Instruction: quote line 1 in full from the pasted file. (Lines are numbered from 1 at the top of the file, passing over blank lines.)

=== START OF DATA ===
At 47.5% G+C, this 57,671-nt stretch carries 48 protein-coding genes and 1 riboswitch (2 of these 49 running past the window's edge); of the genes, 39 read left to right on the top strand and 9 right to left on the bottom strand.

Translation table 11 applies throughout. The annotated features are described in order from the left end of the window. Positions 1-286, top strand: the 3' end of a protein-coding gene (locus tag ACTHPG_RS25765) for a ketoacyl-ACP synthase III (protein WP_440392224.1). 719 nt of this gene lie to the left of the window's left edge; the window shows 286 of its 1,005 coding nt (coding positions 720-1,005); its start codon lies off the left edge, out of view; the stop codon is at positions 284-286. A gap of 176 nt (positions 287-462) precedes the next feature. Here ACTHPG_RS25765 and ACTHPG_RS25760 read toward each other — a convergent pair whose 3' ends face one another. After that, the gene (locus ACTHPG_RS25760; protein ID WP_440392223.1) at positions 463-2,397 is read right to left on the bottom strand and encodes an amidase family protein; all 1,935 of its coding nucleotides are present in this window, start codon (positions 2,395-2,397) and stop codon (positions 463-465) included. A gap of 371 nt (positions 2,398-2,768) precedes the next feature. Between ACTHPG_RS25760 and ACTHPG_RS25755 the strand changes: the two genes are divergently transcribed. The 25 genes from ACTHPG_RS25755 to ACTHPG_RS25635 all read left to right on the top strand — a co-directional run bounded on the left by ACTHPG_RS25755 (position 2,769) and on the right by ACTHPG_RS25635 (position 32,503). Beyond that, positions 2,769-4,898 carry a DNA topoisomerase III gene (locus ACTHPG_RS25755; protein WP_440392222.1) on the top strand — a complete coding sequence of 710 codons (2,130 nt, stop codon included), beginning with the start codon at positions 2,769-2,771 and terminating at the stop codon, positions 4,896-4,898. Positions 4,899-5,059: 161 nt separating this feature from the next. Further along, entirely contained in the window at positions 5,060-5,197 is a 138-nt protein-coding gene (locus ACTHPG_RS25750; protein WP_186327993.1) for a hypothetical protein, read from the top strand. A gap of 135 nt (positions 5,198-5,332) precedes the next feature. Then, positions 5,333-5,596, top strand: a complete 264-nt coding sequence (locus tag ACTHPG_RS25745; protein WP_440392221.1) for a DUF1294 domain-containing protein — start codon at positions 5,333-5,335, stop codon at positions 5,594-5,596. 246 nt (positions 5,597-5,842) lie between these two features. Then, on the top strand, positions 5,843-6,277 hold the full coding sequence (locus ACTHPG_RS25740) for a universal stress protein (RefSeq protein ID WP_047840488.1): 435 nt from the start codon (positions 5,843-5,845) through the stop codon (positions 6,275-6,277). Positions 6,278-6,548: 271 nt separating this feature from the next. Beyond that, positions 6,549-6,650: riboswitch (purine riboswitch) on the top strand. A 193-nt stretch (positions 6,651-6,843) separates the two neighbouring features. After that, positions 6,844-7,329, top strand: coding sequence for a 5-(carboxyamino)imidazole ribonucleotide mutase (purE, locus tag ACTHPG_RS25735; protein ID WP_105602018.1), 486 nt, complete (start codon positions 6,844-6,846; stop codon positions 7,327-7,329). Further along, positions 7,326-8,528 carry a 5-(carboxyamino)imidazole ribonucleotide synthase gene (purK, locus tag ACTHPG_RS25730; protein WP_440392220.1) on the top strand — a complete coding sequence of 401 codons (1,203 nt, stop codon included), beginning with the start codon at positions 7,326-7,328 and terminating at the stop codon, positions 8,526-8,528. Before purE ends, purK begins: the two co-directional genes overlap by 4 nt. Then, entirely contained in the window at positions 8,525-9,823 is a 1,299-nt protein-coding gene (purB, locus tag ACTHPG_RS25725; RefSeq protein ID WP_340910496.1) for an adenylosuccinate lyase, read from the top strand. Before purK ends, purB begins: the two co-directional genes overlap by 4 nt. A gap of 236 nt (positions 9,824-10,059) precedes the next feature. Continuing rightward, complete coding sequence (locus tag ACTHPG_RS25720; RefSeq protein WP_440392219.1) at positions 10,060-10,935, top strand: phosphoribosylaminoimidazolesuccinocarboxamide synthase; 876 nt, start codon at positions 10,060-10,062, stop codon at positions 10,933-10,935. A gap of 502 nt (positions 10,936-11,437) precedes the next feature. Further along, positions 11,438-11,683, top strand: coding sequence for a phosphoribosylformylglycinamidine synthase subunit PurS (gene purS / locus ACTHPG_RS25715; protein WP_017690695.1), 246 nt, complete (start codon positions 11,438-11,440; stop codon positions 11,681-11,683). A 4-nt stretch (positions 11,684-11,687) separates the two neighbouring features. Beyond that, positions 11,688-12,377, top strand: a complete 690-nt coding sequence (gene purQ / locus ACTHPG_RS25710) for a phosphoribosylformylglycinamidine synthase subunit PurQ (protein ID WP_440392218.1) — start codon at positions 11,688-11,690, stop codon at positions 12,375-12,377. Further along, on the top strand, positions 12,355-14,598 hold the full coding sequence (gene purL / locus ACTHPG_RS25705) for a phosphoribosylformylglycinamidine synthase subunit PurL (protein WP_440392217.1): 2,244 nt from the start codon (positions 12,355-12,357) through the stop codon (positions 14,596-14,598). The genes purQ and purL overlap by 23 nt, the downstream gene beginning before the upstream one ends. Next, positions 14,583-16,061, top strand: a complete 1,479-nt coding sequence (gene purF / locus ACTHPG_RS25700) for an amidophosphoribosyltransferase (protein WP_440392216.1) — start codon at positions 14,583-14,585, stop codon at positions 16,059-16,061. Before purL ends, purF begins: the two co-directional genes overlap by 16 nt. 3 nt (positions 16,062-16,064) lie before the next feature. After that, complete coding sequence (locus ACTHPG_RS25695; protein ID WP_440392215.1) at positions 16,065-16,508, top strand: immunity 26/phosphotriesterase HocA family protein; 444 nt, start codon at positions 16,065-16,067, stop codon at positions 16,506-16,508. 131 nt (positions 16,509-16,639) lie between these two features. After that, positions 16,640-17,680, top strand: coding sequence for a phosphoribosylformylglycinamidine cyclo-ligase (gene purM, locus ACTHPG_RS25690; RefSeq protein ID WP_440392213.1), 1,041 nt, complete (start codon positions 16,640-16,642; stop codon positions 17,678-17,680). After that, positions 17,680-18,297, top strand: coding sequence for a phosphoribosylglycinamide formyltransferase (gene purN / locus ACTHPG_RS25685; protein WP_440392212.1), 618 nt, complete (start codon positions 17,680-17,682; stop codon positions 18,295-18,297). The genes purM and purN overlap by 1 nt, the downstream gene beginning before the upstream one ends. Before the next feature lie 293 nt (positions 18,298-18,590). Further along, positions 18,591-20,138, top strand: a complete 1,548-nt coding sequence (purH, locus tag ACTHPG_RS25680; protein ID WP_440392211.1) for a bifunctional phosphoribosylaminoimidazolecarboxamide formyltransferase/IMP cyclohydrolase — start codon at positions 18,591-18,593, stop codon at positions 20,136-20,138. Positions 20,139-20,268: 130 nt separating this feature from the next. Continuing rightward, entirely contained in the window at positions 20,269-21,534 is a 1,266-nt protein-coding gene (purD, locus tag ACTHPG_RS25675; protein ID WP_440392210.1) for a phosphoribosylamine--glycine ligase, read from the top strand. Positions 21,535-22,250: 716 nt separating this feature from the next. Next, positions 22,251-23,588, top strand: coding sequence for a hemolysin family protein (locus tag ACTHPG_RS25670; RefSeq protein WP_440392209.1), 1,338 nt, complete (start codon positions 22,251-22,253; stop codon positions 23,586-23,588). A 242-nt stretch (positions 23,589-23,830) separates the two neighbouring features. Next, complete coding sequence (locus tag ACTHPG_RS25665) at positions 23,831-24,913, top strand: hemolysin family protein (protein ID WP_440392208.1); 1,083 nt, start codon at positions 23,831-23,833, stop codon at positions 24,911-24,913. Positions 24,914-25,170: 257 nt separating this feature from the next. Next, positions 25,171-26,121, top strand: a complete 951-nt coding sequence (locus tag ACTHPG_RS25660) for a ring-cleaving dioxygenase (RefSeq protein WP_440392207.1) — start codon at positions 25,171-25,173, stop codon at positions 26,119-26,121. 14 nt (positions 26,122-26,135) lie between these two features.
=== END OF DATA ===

At 47.5% G+C, this 57,671-nt stretch carries 48 protein-coding genes and 1 riboswitch (2 of these 49 running past the window's edge); of the genes, 39 read left to right on the top strand and 9 right to left on the bottom strand.